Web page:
Chelsea Manning To Remain Active Duty & Receive Health Care After Prison Release
Manning is scheduled to be released from military prison on Tuesday
Private Chelsea Manning, the transgender woman and former Army intelligence analyst who has spent the last seven years in prison after leaking roughly 70,000 classified and unclassified documents to Wikileaks, will remain an unpaid active duty soldier who is eligible for health care and other benefits after her release from prison Tuesday, USA Today reported. Former President Barack Obama commuted Manning’s 35-year sentence just days before the end of his presidency.
USA Today spoke with Army Spokesman Dave Foster, who confirmed that Manning, who entered an all-male military prison as “Bradley,” would remain active duty following her release.
“Pvt. Manning is statutorily entitled to medical care while on excess leave in an active duty status, pending final appellate review,” Foster said, according to USA Today.
The report added that the Army did not specify what post she would be assigned to or who she would report to, adding that if her appeal of her court martial conviction is denied, there is a possibility she could be dishonorably discharged, which would mean she would lose the health benefits.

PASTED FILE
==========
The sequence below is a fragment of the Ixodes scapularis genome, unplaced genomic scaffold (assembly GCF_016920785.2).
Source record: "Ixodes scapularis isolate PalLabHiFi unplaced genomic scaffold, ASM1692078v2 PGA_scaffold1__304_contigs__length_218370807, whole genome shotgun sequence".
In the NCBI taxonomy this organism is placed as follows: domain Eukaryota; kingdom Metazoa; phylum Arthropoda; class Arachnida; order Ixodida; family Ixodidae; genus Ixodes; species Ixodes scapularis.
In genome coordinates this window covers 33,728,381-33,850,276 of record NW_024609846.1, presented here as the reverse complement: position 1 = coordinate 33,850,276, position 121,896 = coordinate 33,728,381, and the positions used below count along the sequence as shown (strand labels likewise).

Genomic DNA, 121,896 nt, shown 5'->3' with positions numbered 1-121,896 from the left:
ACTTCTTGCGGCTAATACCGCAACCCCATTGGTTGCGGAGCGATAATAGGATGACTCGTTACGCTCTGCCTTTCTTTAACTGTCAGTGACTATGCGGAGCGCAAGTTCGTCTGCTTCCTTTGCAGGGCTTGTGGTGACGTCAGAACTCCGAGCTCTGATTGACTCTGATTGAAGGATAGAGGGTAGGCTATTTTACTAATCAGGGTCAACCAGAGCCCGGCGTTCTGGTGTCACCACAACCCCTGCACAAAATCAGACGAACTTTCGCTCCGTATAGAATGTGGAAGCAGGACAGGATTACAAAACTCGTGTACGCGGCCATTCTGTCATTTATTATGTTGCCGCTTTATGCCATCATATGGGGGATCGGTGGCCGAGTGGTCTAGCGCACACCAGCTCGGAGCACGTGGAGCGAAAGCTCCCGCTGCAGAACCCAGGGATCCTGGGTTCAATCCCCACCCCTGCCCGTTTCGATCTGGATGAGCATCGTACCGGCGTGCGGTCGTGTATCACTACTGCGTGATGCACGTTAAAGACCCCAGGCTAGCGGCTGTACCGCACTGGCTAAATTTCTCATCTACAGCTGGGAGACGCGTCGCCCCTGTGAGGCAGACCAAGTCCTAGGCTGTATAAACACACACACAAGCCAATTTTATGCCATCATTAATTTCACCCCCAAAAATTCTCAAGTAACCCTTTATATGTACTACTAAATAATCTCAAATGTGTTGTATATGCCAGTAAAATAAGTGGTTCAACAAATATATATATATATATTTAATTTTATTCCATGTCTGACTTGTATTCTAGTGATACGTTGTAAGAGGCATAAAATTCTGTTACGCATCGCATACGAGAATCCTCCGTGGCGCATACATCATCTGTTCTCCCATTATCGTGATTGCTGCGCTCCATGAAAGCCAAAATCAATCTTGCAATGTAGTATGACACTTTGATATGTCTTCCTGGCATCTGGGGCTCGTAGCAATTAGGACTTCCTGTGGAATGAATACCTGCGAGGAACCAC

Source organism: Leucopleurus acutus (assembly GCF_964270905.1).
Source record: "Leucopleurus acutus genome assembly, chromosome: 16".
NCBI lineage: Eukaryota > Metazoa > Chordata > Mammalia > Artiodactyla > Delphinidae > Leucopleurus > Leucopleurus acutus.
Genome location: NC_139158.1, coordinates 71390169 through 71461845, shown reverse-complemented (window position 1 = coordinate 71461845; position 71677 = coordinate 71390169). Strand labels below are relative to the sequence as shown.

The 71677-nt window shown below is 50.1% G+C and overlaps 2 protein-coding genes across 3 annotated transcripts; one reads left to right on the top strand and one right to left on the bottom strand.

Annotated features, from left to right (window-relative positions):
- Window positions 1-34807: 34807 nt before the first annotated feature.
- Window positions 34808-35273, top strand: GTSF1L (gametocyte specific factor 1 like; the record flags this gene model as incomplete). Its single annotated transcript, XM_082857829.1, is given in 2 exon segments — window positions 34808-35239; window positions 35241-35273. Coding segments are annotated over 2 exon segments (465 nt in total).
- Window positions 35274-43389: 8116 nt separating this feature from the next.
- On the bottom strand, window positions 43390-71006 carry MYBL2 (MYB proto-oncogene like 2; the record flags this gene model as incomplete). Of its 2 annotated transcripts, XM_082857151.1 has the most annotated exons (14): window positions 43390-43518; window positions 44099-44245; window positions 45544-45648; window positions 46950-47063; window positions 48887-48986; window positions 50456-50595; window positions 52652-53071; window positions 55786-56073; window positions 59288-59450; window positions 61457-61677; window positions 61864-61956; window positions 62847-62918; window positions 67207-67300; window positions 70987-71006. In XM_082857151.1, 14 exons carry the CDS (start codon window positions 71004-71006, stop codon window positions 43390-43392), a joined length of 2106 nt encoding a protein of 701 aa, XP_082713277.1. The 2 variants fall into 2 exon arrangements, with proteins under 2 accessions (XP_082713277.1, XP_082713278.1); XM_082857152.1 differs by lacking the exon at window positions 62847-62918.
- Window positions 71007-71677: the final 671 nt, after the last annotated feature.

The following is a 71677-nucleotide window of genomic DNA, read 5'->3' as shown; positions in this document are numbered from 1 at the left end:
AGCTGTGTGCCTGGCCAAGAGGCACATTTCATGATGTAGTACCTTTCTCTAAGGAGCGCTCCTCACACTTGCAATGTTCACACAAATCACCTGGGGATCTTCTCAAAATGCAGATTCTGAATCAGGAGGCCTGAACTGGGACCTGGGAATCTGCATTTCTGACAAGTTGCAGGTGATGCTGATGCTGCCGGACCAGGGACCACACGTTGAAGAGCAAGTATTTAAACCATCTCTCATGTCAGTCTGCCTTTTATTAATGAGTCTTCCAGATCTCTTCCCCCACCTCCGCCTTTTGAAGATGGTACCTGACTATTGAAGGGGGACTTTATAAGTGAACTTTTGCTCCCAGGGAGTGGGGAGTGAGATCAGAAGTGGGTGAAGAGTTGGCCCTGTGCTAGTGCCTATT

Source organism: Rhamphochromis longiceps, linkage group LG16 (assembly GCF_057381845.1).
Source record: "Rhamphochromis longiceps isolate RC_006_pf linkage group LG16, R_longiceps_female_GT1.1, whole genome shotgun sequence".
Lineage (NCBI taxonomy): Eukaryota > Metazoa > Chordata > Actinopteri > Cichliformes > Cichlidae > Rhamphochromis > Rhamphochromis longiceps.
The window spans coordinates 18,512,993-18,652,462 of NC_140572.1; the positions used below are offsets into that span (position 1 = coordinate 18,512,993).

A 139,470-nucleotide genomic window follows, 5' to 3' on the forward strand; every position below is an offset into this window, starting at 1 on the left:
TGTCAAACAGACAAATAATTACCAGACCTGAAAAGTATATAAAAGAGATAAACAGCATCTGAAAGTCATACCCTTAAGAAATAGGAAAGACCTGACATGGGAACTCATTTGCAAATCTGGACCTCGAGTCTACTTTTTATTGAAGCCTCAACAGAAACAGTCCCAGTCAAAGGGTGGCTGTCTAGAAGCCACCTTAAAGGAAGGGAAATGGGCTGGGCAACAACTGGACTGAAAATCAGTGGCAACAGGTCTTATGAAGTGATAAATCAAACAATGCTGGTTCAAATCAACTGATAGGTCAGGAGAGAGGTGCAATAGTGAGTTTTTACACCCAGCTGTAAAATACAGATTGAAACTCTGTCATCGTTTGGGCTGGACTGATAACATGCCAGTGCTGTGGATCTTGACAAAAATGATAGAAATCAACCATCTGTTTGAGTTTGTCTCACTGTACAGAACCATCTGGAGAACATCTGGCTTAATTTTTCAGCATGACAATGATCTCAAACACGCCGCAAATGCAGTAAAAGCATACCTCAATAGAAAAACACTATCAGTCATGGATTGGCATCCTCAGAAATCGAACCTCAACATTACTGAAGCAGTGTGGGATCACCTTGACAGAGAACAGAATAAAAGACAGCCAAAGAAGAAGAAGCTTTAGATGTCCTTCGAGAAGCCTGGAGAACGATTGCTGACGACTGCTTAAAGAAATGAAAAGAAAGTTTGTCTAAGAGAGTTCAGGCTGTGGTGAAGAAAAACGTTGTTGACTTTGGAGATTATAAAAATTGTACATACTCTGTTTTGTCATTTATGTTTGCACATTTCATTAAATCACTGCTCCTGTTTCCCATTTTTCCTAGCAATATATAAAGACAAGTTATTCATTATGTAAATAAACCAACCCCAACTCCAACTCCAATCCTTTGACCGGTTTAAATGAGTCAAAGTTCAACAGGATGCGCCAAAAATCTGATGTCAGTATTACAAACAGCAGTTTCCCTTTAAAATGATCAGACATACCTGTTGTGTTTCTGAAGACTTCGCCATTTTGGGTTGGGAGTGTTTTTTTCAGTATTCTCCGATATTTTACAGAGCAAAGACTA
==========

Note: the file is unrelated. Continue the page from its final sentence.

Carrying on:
According to previous statements made by her lawyers, Manning has attempted to commit suicide twice while imprisoned.
As reported last week, Manning has been vocal about her excitement to leave the military prison in Fort Leavenworth, Kansas. She had not mentioned plans to return to active duty.
In a statement published on her website, Luminairity, last Tuesday, Manning said she was looking forward to a future as Chelsea.
“For the first time, I can see a future for myself as Chelsea,” she said. “I can imagine surviving and living as the person who I am and can finally be in the outside world. Freedom used to be something that I dreamed of but never allowed myself to fully imagine. Now, freedom is something that I will again experience with friends and loved ones after nearly seven years of bars and cement, of periods of solitary confinement, and of my health care and autonomy restricted, including through routinely forced haircuts. I am forever grateful to the people who kept me alive, President Obama, my legal team and countless supporters.”
“I watched the world change from inside prison walls and through the letters that I have received from veterans, trans [transgender] young people, parents, politicians and artists,” she continued. “My spirits were lifted in dark times, reading of their support, sharing in their triumphs, and helping them through challenges of their own. I hope to take the lessons that I have learned, the love that I have been given, and the hope that I have to work toward making life better for others.”